Oh, and cant speak for everyone starting an insulin routine, but I hope you have some of the results I had.
Especially in regards to your vision. For about three weeks after starting insulin, my vision cleared to a point I didn’t need my glasses for anything. Actually forgot where I had left them. IT WAS AMAZING! After 45 years of looking for my glasses every morning, I didn’t need them for squat.
Sadly, once my body adapted to insulin, my crappy original eyes came back. but enjoy it while it lasts!


(Kim) #14

Andrew, thank you for this breath of fresh air and my current sigh of relief! I’m an extremely laid back person and this situation has really put me into the body of a character I don’t easily relate to—nervous, scared, short, irritable. I have to say, I’m also feeling pretty excited for the endo. Thanks for your input on the pen. Ironically, one of my clients is Novo! Knowing the full range of their products and others is actually overwhelming lol Also good to hear about the injections. The worse thing so far has been the finger sticks. I work with my hands and boy can they get sore. Trying to find the upside in this and every time I come to the same conclusion—that this is not the worst outcome, I’m blessed in so many other ways and I truly am not alone.


(Dennis J. Dacey, PwD) #15

Andrew @AJZimmerman, for many years - more than 50 ago I heard this in the medical lecture hall - autoimmune diabetes was said to be the result of virus or trauma. This was in the teachings of Dr. Elliott Joslin who opened his diabetes treatment and research clinic in 1911 - long before the “discovery” of insulin.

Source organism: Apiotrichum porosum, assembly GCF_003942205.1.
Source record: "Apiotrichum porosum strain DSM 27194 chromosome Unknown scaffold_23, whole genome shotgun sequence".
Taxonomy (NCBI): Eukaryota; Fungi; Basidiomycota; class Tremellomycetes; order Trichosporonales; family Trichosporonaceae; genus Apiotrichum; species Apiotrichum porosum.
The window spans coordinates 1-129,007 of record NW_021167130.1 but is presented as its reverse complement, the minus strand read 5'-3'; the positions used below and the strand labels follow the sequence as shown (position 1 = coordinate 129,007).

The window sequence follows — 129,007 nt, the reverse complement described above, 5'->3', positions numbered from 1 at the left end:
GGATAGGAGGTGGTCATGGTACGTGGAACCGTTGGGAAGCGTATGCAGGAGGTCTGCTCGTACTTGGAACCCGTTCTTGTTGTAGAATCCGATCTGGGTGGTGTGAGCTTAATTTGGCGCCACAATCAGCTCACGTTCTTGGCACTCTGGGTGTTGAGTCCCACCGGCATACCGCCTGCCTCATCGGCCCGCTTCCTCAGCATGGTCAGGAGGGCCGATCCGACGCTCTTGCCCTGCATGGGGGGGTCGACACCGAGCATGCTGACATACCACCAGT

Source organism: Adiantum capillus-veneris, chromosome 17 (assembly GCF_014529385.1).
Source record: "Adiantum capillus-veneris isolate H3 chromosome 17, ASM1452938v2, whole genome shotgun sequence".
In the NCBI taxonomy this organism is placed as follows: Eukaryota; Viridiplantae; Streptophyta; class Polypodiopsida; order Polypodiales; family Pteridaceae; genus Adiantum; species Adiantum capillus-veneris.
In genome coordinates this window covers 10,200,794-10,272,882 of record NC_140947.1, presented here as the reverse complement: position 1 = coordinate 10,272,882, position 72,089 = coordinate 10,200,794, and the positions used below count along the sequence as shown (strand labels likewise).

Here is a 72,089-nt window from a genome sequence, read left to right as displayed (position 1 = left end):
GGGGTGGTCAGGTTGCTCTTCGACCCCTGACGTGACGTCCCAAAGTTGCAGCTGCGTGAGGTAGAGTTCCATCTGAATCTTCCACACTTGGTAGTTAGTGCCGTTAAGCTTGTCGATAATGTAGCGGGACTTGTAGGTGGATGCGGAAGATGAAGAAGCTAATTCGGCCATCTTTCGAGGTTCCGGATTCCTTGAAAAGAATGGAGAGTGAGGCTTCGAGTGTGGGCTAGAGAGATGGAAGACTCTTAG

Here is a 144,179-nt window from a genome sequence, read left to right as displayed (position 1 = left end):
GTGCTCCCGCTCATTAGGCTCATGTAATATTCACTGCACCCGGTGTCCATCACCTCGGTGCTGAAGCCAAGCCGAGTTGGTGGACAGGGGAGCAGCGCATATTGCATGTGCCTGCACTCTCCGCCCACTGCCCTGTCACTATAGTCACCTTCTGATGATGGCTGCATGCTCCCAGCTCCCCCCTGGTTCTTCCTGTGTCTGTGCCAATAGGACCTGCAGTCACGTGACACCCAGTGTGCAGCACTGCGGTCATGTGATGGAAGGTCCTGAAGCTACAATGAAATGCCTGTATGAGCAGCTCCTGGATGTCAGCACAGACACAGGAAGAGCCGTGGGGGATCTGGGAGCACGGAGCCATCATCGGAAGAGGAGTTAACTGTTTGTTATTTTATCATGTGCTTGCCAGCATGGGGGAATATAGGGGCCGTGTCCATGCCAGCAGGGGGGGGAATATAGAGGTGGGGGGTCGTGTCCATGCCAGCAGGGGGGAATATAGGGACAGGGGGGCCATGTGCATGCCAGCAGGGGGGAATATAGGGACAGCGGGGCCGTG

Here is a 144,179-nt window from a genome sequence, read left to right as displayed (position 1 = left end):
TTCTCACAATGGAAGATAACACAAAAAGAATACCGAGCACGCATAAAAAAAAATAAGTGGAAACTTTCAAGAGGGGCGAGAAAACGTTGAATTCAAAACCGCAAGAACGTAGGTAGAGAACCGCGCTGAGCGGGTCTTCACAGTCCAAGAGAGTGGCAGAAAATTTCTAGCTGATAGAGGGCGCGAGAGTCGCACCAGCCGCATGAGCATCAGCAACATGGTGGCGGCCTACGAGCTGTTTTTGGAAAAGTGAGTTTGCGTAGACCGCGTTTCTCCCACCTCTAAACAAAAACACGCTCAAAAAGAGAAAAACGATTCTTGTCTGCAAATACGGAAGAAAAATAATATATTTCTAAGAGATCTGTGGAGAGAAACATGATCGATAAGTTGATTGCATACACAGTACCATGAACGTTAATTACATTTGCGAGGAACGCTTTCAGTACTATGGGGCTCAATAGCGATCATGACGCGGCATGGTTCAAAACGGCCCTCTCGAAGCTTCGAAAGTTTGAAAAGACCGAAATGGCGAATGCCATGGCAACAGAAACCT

(Andy) #16

Glad I can help. It really isn’t all that bad. Of course, a lot of diabetic people have told me Im still in my honeymoon phase and eventually I’ll grow tired of the upkeep. That may be the case (I’ve got about 30 years to find out) but whenever I start feeling overwhelmed, I just pull up a few selfies I took during my DKA. That always brings me back to my senses.
That, and I’m a dad, first and foremost. Dads (and Moms) aren’t allowed to get downtrodden for very long. Looking back, this whole transition has been harder on the family than it was on me.

I had to buy one of those medic alert necklaces (the kind that sez “pick me last” for basketball at the gym) and my wife and kids all demanded that I engrave all of their phone numbers on it. I hardly had room for anything else. Just a bunch of phone numbers. But Im thankful I have them around. Just need to get them to calm down a bit. LOL.


(Steven) #17

Just joined this forum. I was misdiagnosed 10 years ago, skinny, white, no family history. I am a PHYSICIAN! Something was off! Finally self-diagnosed with LADA (now completely on insulin). It’s workable. Test often. Try to limit carbs, etc…
On occasion (like recently), I get in a funk, knowing that Type 1 diabetes is a full time job. Don’t like it. Don’t want it. I remember what it was like when I didn’t have it…
But WE can manage it. Nice to know that you all get it! Sorry it has to be this way. You will NEVER get it perfect. Every day is different. Just remind yourself that you are doing your best! And continue, doing your best!
You get used to the finger sticks, you get used to the Pens. What’s hardest (IMHO) is all the planning ahead. You will get overwhelmed. But you aren’t alone. Peace.


(Andy) #18

My funk? Having to carry a purse. (I don’t care what you wanna call it; a satchel, a purse, a murse, a manpurse…make no difference to me). I was always a wallet and keys kinda guy.
My wife just laughs at me. All those years of me getting annoyed because she had to rummage thru her purse for something. Now it’s my turn. “Payback’s a bitch!” she sez


(Steven) #19

Haha. I have a Spiderman lunchbox! Everybody thinks it’s “ironic”. I’m 58 freakin’ years old! It holds my meter, my insulin and my snacks. I don’t go anywhere without it. It’s not “irony”, it’s my lifeline. It gives me a sense of “control”. (If you find a stylish “murse”, let me know. I will be in NYC soon.


(Steven) #20

Sorry for all the quotation marks. SW